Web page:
Oscars, Doctors and Human Nature/The Family of Blood (2007)

human nature family

Showrunner Russell T Davies used to say about David Tennant that he was so good as the Doctor, that he felt an obligation to keep presenting new and challenging material to keep him inspired. It’s easy to imagine that one of the stories he was talking about was Human Nature/The Family of Blood. In it, as I’m sure you know, Tennant plays both the Doctor and John Smith, the human persona he adopts in order to hide from the murderous Family.

I think it’s Tennant’s finest performance in Doctor Who, and he’s always good. But this story really gives him the chance to flex his acting muscles. As John Smith he changes his speech and his mannerisms just enough to create a vivid, new character but one which still suggests the Doctor, lying just under the surface. The scenes where he effortlessly switches from one to the other – for instance when a snippet of Doctor sneaks out when Smith holds the watch – are as clever a conjuring trick as the series ever showed.

But his real triumph is in telling the tragedy of a man who comes to gradually realise that his whole life is a fiction and that he must give up the woman he loves to save everyone else.  Tennant’s greatest achievement is that by story’s end you both want the Doctor back and you want Smith to survive.

So if we were handing out Oscar nominations for Best Performance as Doctor Who, Tennant’s would be in Human Nature etc. What about the others? What’s the story in which they give their best performance?

First of all, we have to excuse Paul McGann for lack of material. You may want to nominate some of his audio adventures, but I’ve only heard one and I have no plans to listen to the other gazillion. John Hurt too, only gets one shot at it so he’s on the bench too. Capaldi has barely started, although perhaps Listen is an early frontrunner. And we’ll excuse the non-canonical Cushing as well (though maybe that calls for a ‘best of the rest’ post at some stage. Hmmm.)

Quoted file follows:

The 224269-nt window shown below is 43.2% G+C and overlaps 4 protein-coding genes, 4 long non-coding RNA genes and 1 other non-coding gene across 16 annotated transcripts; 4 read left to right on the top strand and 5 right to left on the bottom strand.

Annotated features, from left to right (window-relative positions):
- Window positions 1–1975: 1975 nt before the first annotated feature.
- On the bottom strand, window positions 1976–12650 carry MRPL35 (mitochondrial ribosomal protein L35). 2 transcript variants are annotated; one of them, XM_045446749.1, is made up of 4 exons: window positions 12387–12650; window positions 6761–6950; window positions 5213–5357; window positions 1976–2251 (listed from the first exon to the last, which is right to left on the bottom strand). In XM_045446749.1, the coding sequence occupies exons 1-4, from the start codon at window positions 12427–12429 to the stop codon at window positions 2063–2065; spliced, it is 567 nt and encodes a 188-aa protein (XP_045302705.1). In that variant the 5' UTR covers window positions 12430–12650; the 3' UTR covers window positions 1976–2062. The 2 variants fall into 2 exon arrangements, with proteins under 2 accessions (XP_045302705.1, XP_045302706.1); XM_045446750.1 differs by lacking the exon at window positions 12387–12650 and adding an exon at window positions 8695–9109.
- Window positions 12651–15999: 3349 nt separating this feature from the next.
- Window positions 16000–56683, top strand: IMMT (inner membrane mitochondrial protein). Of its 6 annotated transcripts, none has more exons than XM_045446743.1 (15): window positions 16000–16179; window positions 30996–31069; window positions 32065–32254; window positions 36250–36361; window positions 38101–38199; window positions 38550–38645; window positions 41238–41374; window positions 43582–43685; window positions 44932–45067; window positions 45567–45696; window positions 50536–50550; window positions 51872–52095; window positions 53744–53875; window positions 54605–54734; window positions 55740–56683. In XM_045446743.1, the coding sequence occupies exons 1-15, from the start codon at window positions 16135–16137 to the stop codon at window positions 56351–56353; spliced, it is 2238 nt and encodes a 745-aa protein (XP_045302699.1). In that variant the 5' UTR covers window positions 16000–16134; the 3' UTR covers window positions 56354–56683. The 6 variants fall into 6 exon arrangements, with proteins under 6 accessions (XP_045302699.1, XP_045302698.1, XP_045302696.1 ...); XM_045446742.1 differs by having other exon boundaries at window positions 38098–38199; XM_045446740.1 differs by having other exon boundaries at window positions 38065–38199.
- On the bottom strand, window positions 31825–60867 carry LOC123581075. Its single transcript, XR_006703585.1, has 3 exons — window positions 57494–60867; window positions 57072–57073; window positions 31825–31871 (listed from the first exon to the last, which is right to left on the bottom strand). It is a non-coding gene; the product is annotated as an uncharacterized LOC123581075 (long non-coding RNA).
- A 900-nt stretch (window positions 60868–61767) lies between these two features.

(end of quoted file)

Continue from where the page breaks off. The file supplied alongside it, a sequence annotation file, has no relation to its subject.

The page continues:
Some Doctors peak early. Hartnell, I’d suggest, earliest. For me, he’s never better than in 100,000 BC. It’s partly because his deteriorating health played havoc with his ability to remember lines as his Who career wore on. But it’s also because in his first story, his Doctor is at his most slippery and dangerous. You really don’t know where you stand with him, and he’s at the centre of the story. It’s quite unsettling.

I don’t think he ever got as strong material again, and although later Whos saw him playing as part of an impressive ensemble (The Crusade for instance, or The Myth Makers), his character was never honed with such care as in those first four eps. (Though of course we don’t have all the episodes to judge. If The Massacre turns up tomorrow in a Mormon church car boot sale or something, perhaps we’d discover a dual performance as impressive as Tennant’s in Human Nature etc.)

Pertwee too, hits his stride early, specifically in Inferno. I don’t think it’s the best story of his era, but the Pert is great in it, particularly in the latter episodes where he’s trying to engineer a way out of the doomed parallel world. Never again do we see the third Doctor as vulnerable or as desperate, and after this story, I’d argue Pertwee becomes very settled in the role and is never as edgy again.

But if the Pert became too comfortable after his first few stories, I think it’s nothing compared to how settled Troughton became. As mentioned when talking about The Highlanders, the Trought in his early stories is too quixotic for the series to maintain, so he quickly becomes a safer, but still quirky Doctor. And that’s how he stays for most of his era.